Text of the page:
Archive for the tag 'parades'

The 32nd Annual Mermaid Parade is just around the corner, kicking off at 1 p.m. on Saturday, June 21.

Antique automobiles, wacky floats and scantily clad mermaids and mermen will roll down Surf Avenue and the boardwalk in New York City’s largest public celebration of art, artists and counterculture. But some are grousing over this year’s choice of honorees as King Neptune and Queen Mermaid.

The event organizers, Coney Island USA, announced recently that the top slots, previously played by Lou Reed, David Byrne, Queen Latifah and other celebrated actors, musicians and notables, will be filled by New York City’s first kids, Dante and Chiara de Blasio.

The mayor’s offspring will be wheeled through the parade in an antique wicker Boardwalk Rolling Chair that dates back to 1923.

“We are extraordinarily honored to have the participation of New York City’s first family in the parade,” said Coney Island USA founder Dick Zigun, who is known as the Mayor of Coney Island. “King Neptune and Queen Mermaid represent the young adults of New York City who are the next generation of visitors to Coney Island and Coney Island USA.”

While many have hailed their selection, we’ve also seen a number of people taking to social media to decry the choice. Some say they’ll be skipping the parade this year because they disagree with the mayor’s politics. Others have argued that the two are hardly creative heroes or counterculture figures.

It’s unlikely the discontent will make much of a difference in attendance at the event, but we wanted to find out what locals think. Are Dante and Chaira de Blasio good choices to celebrate Coney Island’s quirks? Or is this selection just too political for you?

Source: Luke Redmond/Flickr

Several local representatives to the City Council said yesterday that they support a proposal to throw a ticker-tape parade in Manhattan’s Canyon of Heroes for veterans returning from Iraq and Afghanistan.

The idea reemerged over the weekend, when U.S. Senator Charles Schumer stood with veterans to urge the Department of Defense to work with the city in planning the event, which would welcome home returning troops from the post-9/11 battlefronts. The proposal was first floated in 2012, but was opposed by the Pentagon.

“With the war in Afghanistan winding down, now is the time to keep with long-standing American tradition and kick off a campaign for the first New York City welcome home parade for troops that served in Iraq and Afghanistan,” said Senator Schumer in a press release.

The Iraq war came to an official end on December 31, 2011. The combat mission in Afghanistan is expected to be complete by the end of this year. The Department of Defense will not condone a parade until combat operations are complete, but Schumer said the planning should begin now.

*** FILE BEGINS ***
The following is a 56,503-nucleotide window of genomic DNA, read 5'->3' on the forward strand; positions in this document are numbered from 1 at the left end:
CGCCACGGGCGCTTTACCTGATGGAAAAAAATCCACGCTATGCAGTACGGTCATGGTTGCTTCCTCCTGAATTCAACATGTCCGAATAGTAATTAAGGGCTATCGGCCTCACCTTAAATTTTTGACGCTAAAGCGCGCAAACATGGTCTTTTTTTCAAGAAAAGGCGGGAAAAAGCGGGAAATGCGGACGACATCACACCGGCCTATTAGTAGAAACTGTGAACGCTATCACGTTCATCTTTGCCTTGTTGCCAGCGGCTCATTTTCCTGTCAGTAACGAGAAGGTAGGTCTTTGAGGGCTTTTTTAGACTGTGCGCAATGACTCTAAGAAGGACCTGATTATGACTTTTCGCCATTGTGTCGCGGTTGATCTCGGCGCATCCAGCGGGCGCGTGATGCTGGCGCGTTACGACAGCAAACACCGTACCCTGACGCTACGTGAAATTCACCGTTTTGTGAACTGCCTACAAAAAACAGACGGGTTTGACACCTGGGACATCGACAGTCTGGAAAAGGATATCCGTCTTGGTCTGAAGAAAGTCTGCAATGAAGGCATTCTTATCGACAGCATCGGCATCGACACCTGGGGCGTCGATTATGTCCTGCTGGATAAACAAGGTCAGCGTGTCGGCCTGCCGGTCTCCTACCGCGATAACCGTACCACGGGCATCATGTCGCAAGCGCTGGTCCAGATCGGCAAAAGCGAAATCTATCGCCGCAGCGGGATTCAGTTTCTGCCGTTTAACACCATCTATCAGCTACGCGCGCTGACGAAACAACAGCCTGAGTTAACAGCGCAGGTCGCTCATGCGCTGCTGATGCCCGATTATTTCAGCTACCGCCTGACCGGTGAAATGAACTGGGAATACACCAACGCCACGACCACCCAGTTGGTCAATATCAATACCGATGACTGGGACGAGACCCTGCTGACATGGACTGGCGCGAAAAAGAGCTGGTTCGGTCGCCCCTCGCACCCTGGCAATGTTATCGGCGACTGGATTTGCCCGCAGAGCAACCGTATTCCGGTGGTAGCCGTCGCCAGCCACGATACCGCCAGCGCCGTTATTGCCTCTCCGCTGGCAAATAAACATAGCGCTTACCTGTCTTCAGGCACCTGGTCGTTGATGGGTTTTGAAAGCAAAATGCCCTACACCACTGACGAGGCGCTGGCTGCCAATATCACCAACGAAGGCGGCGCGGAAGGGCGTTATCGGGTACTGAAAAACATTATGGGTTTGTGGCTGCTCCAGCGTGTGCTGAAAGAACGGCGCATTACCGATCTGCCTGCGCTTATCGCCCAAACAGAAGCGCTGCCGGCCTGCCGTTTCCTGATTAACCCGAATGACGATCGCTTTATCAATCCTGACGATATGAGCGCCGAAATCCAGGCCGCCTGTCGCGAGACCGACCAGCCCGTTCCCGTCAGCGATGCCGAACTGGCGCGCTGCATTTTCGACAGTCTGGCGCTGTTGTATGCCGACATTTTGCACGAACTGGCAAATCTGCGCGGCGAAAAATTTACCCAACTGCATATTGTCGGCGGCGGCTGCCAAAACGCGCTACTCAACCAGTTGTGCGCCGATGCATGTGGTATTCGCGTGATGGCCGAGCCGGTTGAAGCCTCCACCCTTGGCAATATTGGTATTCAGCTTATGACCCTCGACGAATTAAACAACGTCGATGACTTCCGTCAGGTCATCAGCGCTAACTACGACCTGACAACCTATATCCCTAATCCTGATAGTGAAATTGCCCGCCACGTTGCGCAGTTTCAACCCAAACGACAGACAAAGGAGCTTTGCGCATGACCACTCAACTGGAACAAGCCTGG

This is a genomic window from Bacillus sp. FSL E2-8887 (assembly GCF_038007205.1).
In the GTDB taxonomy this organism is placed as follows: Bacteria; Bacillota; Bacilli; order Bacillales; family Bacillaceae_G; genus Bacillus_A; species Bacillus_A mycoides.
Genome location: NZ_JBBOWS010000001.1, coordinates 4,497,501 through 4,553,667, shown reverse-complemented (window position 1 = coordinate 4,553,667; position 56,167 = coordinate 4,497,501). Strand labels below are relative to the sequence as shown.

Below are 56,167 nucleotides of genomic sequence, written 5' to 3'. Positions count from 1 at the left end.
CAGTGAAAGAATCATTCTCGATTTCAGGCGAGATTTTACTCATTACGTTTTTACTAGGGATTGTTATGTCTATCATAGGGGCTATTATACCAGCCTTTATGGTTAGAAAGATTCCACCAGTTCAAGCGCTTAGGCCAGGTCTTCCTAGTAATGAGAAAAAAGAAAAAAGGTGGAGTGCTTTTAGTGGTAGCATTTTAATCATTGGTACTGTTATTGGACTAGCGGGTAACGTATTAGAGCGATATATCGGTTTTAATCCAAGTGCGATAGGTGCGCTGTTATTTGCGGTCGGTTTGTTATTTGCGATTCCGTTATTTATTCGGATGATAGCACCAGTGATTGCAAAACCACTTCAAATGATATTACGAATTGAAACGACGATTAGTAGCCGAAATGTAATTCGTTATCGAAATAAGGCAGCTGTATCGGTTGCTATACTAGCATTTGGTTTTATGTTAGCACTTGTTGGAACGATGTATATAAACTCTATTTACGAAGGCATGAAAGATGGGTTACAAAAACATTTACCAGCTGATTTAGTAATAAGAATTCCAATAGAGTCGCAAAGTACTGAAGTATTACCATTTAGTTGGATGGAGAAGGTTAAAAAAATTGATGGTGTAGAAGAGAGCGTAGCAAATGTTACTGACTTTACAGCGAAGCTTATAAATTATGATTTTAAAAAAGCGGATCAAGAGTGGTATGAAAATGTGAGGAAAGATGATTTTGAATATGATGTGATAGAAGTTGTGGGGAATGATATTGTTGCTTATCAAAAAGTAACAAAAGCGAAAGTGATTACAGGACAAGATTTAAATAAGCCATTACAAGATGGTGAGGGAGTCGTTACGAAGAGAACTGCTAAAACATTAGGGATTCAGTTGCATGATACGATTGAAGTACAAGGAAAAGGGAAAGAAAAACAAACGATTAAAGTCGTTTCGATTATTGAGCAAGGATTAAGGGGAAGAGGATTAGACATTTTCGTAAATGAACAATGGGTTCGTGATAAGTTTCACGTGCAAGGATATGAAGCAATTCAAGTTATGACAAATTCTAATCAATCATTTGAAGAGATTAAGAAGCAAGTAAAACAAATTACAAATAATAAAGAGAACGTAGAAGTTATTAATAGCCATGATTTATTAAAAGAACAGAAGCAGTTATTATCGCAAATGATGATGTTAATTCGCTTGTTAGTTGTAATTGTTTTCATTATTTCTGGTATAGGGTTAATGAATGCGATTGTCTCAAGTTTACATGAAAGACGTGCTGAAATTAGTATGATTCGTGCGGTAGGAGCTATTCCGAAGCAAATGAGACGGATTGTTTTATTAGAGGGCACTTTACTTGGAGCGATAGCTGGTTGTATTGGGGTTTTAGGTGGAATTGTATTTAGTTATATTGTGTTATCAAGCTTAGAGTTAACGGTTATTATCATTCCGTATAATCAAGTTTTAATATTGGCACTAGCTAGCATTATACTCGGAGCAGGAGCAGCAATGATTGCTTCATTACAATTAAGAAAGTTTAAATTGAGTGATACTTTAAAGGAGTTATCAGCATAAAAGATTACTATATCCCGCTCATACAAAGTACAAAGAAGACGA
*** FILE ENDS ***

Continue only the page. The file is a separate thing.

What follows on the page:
The Canyon of Heroes has long been the venue for the most iconic processions for returning veterans. Several parades were held during World War II, culminating with a massive procession for the troops in 1946, after the war ended. A parade was held honoring veterans of the Vietnam War in 1985, and in 1991 the city welcomed home Gulf War veterans.

Several Southern Brooklyn City Council representatives said they support bringing back the tradition, including Councilman Vincent Gentile who said he has previously called for honoring the veterans in such a way.

“If a sports team gets a parade, so should our veterans!” said Gentile. “Not only is it the right thing to do and it’s the least we can do for these brave men and women to honor the sacrifices they’ve made to protect our freedom abroad.”

Councilmembers Alan Maisel and Chaim Deutsch agreed.

“For all their dedication and sacrifice, it’s only fitting that we hold a ticker-tape parade in honor of the hard-fighting men and women of Iraq and Afghanistan,” said Deutsch. “Therefore, I’ll support the campaign to revive this time-honored tradition and give our veterans a grand, New York City welcome.”

Councilman Mark Treyger said he’s on-board with the idea, but urged his colleagues not to forget about providing the support these returning veterans will need beyond a celebration in the streets.

“I am in full support of the idea to honor our veterans with a parade down the Canyon of Heroes out of recognition of their incredible service to our nation. I applaud Senator Schumer for taking up this worthy campaign and I look forward to assisting his efforts,” said Treyger. “However, our obligation and responsibility to our returning servicemen and women extends far beyond a single event. We must also ensure as a city and nation that each returning solider receives assistance with employment, health care, counseling and anything else needed to help transition back into civilian life.”